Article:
The L17 downstream element (Additional File 6) is located downstream (within the potential 3' UTRs) of genes that encode ribosomal protein L17. In many cases, no annotated genes are located immediately downstream of the element. Although the motif might actually be transcribed in the opposite orientation, the structure as shown is more stable because it carries many G-U base pairs and GNRA tetraloops . These structures would be far less stable in the corresponding RNA transcribed from the complementary DNA template. RNA molecules overlapping an L17 downstream element were recently detected by microarrays and designated SR79100 . The expression of ribosomal proteins is frequently regulated by a feedback mechanism in which the protein binds an RNA structure in the 5' UTR of its mRNA, called a ribosomal leader . We did not detect obvious similarity between the L17 downstream element and rRNA, although this situation is typical of ribosomal leaders . Thus, the L17 downstream element could function in the 3' UTR and be part of a feedback-regulation system for L17 production. Regulation of a gene by a structured RNA domain located in the 3' UTR is highly unusual in bacteria. However, precedents include an element in a ribosomal protein operon that regulates both upstream and downstream genes , and regulation of upstream genes is observed in a phage  and proposed in Listeria .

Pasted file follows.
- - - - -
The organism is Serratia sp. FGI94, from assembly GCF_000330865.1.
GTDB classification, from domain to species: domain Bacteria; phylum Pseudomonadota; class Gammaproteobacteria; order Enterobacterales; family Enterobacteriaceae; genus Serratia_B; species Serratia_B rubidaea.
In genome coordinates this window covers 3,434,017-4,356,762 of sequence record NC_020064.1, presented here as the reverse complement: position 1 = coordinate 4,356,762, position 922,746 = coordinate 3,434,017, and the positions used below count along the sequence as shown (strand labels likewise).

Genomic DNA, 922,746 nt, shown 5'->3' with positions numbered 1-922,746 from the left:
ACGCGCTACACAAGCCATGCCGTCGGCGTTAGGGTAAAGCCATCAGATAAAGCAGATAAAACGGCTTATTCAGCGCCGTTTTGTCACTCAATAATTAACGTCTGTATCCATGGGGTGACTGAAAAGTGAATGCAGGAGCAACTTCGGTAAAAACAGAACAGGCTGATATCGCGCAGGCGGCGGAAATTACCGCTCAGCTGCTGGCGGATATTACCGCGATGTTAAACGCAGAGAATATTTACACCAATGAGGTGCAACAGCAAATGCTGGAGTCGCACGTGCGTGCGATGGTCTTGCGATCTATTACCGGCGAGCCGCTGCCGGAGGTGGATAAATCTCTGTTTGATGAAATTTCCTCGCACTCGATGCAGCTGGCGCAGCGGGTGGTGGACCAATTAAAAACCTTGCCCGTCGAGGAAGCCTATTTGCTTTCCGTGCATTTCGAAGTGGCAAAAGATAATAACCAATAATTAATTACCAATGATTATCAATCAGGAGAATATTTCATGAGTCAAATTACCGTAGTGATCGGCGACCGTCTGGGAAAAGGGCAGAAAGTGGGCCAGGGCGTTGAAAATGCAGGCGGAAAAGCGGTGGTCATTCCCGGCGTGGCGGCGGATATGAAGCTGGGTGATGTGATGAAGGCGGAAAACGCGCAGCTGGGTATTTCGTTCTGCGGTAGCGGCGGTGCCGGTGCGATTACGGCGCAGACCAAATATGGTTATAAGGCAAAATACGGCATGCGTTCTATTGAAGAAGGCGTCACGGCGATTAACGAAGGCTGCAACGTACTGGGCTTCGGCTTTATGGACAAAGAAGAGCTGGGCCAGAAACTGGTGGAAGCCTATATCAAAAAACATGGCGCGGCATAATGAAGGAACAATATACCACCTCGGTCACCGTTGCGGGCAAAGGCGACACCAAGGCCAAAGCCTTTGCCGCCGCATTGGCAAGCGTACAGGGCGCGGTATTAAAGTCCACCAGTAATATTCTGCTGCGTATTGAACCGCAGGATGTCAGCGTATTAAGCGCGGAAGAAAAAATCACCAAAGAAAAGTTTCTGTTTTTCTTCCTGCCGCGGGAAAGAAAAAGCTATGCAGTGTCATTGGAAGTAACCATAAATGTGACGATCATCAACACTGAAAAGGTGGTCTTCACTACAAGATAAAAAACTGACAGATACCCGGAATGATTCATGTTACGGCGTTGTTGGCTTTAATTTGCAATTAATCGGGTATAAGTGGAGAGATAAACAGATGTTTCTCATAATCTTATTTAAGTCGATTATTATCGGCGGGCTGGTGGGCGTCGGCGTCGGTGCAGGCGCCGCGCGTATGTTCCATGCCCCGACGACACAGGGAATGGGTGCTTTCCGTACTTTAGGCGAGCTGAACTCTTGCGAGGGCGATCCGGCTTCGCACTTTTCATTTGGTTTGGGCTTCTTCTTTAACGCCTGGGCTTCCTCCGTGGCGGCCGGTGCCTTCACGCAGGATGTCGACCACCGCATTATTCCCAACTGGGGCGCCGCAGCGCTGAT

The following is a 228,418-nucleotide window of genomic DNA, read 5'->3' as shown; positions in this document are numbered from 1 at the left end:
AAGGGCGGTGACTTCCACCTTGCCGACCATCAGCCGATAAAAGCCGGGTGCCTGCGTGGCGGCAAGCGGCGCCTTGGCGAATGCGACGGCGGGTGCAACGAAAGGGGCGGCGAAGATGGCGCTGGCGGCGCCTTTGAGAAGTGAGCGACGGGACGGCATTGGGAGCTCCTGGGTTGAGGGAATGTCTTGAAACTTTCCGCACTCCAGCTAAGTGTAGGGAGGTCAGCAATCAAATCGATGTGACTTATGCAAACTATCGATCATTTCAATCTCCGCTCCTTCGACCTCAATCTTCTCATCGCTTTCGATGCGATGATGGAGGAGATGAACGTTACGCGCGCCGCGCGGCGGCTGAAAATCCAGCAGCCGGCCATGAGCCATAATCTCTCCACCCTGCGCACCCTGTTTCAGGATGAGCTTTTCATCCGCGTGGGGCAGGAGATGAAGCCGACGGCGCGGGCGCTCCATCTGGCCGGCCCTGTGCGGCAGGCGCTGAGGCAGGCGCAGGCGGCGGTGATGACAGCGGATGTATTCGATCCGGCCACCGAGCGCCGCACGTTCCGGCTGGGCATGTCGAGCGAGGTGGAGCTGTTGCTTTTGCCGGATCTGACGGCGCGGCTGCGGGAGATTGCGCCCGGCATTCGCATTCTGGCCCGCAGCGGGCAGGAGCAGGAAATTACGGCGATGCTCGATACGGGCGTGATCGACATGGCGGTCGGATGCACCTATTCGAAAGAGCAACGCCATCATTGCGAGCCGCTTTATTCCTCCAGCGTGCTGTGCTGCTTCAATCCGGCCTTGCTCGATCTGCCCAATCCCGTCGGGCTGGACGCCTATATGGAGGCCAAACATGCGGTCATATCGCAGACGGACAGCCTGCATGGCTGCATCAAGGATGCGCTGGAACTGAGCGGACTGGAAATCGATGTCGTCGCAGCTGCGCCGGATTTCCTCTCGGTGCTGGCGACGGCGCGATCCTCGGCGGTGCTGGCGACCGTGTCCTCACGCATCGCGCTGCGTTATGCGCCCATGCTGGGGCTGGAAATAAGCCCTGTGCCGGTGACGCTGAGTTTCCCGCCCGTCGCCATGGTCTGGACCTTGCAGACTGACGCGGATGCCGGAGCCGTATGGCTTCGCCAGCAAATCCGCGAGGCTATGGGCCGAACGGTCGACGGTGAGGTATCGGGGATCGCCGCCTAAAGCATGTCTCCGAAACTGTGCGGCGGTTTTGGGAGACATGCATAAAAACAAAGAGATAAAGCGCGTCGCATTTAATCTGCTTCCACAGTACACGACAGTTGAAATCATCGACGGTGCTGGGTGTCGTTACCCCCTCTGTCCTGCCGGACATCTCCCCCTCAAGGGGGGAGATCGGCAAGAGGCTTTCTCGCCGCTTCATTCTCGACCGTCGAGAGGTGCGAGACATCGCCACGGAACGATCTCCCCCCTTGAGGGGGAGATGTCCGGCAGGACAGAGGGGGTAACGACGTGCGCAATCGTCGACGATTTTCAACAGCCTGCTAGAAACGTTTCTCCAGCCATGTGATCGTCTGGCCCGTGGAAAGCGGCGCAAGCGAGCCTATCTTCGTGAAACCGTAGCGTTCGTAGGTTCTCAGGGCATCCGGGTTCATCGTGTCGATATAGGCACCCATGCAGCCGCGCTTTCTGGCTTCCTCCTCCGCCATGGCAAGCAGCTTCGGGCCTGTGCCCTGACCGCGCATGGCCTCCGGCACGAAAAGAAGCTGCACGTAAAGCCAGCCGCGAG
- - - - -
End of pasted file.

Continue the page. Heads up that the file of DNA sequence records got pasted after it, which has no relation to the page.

The hopC motif (Additional File 6) is found in Helicobacter species in the potential 5' UTRs of hopC/alpA gene and co-transcribed hopB/alpB genes. Previous studies established that expression of the hopCB operon is increased in response to low pH . The experimentally determined 5' UTRs of the hopCB operon mRNA in H. pylori 60190  contains a predicted hopC motif RNA. HopCB is needed for optimal binding to human epithelial cells  and is presumably involved in infection of the human stomach.